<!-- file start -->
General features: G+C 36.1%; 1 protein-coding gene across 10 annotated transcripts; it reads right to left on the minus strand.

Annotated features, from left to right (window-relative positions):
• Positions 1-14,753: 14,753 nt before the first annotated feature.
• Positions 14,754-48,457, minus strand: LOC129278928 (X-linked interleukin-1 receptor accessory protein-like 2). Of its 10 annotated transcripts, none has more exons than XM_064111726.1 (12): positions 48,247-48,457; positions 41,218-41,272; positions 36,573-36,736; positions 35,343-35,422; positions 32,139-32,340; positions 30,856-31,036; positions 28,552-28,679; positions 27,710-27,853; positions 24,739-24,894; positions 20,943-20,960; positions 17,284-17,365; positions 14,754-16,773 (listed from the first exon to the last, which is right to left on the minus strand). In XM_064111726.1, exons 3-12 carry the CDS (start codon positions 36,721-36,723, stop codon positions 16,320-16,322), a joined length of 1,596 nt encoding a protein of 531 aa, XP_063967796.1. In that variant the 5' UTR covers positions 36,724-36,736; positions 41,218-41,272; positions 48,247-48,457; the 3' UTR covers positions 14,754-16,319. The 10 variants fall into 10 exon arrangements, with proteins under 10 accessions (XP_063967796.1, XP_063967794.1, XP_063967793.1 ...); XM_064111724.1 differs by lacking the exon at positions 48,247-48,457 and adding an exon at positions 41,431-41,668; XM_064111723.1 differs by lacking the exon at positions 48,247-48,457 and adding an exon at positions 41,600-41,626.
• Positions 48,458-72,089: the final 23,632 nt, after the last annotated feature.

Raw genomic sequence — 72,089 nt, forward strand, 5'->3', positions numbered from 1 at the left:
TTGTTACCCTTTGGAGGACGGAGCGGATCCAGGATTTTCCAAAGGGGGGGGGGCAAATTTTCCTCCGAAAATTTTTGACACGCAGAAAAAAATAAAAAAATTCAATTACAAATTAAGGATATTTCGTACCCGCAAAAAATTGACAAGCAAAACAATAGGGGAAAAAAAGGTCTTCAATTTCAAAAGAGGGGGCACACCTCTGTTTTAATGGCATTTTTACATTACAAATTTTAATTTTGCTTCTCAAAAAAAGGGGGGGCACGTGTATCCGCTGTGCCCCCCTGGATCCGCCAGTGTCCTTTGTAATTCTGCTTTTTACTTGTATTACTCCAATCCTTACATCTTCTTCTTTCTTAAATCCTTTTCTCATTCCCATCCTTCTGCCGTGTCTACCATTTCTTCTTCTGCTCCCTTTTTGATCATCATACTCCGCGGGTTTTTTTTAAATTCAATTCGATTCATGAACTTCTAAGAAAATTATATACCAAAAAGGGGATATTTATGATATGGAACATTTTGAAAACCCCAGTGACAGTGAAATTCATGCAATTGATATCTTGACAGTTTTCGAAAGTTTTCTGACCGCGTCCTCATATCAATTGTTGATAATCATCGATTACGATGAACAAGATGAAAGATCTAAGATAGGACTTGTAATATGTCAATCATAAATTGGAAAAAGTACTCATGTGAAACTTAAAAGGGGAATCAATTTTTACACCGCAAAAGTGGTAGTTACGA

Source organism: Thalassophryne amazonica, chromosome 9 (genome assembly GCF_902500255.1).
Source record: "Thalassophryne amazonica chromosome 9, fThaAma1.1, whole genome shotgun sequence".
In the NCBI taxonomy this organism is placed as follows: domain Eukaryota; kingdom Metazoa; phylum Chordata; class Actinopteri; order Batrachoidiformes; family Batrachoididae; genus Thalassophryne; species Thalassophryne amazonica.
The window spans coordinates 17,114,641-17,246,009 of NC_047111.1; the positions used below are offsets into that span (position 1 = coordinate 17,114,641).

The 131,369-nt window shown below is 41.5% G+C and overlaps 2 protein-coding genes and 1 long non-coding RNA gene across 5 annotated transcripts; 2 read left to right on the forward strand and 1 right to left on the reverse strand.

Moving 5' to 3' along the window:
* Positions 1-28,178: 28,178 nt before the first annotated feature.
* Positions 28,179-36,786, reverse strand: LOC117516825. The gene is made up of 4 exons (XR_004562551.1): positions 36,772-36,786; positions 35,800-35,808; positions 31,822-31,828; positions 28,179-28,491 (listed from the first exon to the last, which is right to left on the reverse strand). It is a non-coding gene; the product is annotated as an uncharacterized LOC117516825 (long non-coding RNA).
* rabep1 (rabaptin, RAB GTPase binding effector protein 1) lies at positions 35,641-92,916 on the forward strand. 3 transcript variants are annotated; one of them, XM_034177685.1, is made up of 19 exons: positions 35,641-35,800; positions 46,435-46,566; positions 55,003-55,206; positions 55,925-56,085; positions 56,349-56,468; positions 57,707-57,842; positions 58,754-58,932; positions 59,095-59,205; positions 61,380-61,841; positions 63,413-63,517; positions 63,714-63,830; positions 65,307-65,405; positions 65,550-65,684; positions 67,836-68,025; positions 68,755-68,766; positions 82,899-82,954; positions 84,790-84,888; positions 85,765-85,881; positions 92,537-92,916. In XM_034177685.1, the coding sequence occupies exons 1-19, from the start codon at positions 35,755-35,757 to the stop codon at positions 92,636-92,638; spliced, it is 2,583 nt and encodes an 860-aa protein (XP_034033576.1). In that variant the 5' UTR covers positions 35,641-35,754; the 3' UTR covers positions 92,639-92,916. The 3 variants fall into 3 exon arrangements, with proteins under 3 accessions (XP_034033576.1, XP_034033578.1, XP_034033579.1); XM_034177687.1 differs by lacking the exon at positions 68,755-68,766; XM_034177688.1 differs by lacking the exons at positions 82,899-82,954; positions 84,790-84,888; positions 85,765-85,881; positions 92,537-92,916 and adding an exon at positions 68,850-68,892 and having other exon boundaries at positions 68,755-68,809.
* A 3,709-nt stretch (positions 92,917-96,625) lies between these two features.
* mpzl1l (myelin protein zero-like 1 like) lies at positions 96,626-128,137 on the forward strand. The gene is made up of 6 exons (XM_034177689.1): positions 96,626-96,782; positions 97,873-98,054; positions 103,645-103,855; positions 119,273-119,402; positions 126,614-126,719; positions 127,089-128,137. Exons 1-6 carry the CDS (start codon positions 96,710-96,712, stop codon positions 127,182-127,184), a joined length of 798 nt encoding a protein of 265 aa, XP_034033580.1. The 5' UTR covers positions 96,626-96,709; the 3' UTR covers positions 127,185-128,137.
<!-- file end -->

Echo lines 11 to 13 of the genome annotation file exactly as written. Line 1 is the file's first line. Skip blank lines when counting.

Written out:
The window spans coordinates 17,114,641-17,246,009 of NC_047111.1; the positions used below are offsets into that span (position 1 = coordinate 17,114,641).

The 131,369-nt window shown below is 41.5% G+C and overlaps 2 protein-coding genes and 1 long non-coding RNA gene across 5 annotated transcripts; 2 read left to right on the forward strand and 1 right to left on the reverse strand.

Moving 5' to 3' along the window: